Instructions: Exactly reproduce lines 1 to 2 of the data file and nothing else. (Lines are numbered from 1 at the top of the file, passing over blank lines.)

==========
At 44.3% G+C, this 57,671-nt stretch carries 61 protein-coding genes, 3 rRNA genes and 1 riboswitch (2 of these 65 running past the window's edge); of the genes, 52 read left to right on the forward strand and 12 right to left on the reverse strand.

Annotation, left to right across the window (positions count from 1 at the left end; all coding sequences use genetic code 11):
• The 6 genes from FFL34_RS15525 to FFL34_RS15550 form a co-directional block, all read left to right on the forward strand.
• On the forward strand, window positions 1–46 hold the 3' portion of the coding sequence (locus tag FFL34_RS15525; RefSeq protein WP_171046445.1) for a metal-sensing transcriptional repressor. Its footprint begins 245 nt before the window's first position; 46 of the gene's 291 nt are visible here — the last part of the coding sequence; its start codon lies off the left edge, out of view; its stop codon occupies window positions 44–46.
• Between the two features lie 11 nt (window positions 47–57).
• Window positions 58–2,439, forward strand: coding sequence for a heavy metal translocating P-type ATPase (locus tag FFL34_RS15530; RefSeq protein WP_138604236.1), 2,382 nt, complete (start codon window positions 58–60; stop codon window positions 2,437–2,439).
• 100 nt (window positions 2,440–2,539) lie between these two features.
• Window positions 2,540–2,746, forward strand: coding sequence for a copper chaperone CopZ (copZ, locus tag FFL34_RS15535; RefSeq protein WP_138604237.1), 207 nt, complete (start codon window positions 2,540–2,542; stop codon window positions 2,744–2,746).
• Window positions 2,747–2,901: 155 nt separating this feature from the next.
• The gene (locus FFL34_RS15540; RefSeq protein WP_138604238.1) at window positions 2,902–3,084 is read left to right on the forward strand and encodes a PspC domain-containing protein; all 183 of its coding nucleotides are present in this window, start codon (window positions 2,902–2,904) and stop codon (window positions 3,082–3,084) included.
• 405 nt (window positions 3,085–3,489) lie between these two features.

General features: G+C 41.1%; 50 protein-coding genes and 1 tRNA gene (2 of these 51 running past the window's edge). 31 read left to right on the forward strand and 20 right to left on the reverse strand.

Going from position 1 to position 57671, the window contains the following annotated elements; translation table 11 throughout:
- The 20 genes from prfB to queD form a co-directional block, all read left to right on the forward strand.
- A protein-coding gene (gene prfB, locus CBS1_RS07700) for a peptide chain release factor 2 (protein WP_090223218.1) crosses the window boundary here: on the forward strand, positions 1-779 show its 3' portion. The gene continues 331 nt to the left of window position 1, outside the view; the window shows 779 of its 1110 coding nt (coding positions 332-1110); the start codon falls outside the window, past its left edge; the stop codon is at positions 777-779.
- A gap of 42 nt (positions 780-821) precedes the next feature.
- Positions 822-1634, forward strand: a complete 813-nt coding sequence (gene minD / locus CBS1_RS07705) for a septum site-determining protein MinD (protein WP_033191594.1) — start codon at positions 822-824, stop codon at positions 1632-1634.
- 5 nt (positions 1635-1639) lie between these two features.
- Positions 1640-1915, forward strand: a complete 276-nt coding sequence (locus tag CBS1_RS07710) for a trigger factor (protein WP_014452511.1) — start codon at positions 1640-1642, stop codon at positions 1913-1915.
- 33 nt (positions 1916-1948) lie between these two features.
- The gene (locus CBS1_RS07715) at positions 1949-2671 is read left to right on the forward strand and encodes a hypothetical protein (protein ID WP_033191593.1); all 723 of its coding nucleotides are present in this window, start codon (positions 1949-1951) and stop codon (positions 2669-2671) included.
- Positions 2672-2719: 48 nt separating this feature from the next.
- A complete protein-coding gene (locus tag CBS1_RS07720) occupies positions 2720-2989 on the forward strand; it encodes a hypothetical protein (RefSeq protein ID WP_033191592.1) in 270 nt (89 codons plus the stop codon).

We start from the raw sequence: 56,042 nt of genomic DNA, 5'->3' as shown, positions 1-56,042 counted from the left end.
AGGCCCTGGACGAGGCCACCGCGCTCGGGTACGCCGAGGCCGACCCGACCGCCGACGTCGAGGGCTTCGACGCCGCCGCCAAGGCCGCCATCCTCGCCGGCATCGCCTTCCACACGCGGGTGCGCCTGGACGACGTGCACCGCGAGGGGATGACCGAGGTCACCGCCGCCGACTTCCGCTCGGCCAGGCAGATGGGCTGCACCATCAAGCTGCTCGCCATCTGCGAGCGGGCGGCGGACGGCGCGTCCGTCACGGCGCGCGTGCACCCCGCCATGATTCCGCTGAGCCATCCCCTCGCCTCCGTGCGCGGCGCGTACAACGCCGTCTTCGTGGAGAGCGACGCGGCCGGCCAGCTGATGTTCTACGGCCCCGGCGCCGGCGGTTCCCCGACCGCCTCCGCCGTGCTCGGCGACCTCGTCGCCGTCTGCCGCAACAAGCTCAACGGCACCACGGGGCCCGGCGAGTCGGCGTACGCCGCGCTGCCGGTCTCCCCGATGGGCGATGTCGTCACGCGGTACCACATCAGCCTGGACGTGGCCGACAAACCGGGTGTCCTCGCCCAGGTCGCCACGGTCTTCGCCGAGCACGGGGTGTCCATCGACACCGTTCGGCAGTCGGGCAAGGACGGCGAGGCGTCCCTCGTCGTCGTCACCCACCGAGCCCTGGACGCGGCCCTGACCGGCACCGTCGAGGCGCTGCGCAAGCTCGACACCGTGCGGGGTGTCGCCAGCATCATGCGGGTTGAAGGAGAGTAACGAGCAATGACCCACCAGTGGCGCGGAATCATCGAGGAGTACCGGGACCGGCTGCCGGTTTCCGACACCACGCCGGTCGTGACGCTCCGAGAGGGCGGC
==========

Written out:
At 44.3% G+C, this 57,671-nt stretch carries 61 protein-coding genes, 3 rRNA genes and 1 riboswitch (2 of these 65 running past the window's edge); of the genes, 52 read left to right on the forward strand and 12 right to left on the reverse strand.

Annotation, left to right across the window (positions count from 1 at the left end; all coding sequences use genetic code 11):